The sound of the viola has been variously described as dark, woody, autumnal. Yes, it is all of these, and sometimes sorrowful, melancholy. But it can also be joyful, playful and lighthearted. A violist can express a multitude of emotions through the instrument: calm and repose as well as anxiety and excitement. Our range is wide, we can enjoy the higher tessaturas; but there is nothing as satisfying in this world as a resounding open C!

The vibrations of the C string go right up through the jaw into the head, and the entire skull resonates with this note. It is at the moment when this note is being played that the violist experiences the most instantaneous knowledge of selfhood, of personal validation.

A few years ago I played an outdoor chamber music concert, and just before the beginning of the concert, a bee flew into my viola. It was buzzing around inside. What to do? I grabbed the bow and played the loudest open C I could muster. In a few seconds, the buzzing stopped, and I shook the insect out of the body of the vila. The vibrations had stunned it into submission. Need I say more.

A Violist knows the physical effort necessary to produce music. The instrument is bigger and heavier than the violin, and requires considerably more effort to play. (The last time I tried to play the violin, it seemed like a toy in my hands.) Violists know about fatigue, about sore fingers and tired muscles. A sports medicine consultant will tell you that repetitive motions are the most difficult for the human body to sustain, and the most injurious. Look at the viola part in any ensemble composition, what do you see? Repetitive Motions. Finger placement and stretching are more demanding than on the violin because of the greater distance between the notes. Applied bow pressure and weight are also more effortful, because the strings are thicker, and have more mass to set into vibration. These technical details we learn through experience, and are constantly seeking new and better ways to improve the physical performance of the music.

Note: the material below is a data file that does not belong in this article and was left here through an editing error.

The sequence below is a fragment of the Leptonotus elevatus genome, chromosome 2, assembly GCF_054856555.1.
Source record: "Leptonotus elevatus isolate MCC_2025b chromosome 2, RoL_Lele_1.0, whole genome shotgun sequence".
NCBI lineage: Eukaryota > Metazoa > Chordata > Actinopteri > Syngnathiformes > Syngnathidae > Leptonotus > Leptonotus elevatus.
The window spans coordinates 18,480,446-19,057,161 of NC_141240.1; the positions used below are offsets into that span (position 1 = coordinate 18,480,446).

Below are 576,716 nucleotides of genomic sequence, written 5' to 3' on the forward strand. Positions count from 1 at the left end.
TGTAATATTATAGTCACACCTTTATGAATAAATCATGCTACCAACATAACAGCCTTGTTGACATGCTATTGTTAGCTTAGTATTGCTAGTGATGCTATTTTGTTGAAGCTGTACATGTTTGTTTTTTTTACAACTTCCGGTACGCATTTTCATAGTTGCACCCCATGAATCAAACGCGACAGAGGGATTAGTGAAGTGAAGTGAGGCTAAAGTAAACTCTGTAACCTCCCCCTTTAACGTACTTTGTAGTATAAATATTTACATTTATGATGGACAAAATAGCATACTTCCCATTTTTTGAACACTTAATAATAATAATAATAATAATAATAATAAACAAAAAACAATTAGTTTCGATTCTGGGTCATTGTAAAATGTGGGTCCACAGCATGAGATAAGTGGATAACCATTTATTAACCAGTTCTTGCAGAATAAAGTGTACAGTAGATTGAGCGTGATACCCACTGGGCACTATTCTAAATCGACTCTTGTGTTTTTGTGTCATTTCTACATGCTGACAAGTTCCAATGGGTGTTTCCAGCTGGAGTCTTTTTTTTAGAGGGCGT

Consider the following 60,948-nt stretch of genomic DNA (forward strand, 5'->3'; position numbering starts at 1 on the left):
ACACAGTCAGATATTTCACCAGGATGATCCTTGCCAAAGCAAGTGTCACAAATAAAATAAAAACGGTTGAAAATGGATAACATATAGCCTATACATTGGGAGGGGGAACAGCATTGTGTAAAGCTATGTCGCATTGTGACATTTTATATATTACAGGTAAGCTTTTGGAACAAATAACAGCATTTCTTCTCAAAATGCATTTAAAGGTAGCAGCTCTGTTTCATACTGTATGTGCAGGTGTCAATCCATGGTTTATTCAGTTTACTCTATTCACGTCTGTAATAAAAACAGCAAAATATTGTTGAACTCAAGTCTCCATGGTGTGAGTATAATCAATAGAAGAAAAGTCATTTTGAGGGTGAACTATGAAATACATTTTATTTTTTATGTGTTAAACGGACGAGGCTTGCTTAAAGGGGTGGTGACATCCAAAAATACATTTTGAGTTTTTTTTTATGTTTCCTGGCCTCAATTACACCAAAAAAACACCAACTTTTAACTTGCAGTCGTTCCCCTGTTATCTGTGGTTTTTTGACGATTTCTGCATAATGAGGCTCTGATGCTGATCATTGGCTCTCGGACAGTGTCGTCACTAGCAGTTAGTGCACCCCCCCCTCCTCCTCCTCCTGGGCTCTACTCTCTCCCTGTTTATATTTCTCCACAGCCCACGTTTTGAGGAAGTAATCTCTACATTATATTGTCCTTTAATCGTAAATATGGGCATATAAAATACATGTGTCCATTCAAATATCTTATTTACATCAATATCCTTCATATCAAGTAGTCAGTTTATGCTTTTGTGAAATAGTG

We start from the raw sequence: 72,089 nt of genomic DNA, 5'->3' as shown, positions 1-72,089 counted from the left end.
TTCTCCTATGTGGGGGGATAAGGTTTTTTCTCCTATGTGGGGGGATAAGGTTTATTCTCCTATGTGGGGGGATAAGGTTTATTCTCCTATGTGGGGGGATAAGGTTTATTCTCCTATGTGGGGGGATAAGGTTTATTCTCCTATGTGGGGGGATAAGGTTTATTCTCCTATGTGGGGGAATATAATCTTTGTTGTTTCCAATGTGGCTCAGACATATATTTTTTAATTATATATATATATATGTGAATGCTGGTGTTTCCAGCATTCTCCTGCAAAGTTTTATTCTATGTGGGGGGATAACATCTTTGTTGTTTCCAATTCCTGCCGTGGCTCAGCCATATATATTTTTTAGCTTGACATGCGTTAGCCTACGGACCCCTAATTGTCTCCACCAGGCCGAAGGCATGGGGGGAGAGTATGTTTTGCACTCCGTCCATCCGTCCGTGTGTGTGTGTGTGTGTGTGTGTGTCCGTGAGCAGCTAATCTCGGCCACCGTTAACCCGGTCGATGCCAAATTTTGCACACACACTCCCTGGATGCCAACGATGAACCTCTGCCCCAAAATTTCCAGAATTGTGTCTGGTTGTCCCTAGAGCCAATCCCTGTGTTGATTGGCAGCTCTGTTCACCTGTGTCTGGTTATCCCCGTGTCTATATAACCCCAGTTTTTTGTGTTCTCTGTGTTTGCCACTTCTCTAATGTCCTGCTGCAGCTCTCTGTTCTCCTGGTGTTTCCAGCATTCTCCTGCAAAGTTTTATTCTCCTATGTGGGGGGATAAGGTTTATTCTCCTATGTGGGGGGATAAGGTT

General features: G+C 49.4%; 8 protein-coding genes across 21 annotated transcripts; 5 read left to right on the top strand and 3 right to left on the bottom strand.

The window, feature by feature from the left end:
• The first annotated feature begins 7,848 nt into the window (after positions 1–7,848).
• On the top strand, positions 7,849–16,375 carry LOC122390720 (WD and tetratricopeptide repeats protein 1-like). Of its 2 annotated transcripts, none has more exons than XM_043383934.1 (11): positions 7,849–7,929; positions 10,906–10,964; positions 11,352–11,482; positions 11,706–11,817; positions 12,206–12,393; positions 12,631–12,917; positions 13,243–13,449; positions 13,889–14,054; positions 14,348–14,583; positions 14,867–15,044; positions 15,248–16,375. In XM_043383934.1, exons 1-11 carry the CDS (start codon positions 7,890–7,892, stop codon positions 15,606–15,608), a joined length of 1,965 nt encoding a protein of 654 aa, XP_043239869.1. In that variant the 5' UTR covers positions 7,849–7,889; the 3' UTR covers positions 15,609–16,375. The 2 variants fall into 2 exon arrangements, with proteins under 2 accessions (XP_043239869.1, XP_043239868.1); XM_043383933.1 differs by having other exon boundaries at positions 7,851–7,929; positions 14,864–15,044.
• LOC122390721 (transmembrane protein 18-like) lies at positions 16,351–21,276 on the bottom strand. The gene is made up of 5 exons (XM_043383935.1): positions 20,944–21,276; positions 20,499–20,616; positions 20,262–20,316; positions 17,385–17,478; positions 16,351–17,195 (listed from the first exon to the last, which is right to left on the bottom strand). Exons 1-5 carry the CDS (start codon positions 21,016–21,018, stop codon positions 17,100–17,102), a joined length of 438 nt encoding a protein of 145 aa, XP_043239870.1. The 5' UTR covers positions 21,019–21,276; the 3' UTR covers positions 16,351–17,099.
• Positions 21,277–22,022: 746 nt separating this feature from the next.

What about the role of the violist in the musical kingdom? It is true that we seldom have a chance to be the star, but for most of us the supporting role feels right. We understand the responsibility of making the violinist and cellist look good in the chamber music ensemble by giving them the most support possible. When playing the accompanying musical figures, we know how to accommodate: when to play forte and when to hold back, when to push the tempo and when to hold steady. We listen! We know the inner parts and how, without them, there would be almost no music at all. In fact, violists usually know more about the complete symphony or musical work than anyone else. Being in the auditory and geographic middle of the ensemble, we listen to everyone, all the time. We are aware of all that is going on, not just our part. We are good musicians!

Perhaps it is egotistical, but I have always felt that violists were among the most intelligent humans. Certainly we are among the most interesting. Violists are involved with all sorts of projects. Among my colleagues are pilots, realtors, politicians, artists, doctors, lawyers, microbiologists, and so forth. Of course, many of us are teachers. It seems part of the personality profile of the violist to be a teacher, to want to share the musical experience and to encourage others, particularly young people, to enjoy music and the viola in particular.

Learning to play the viola is a lesson in self-reliance. Whatever comes out of the viola is ours: if it is bad, we must assume responsibility for it; if it is good, we can be warmed by the pleasure of accomplishment. No one can do it for us and no one can take away the personal pride of a performance well done.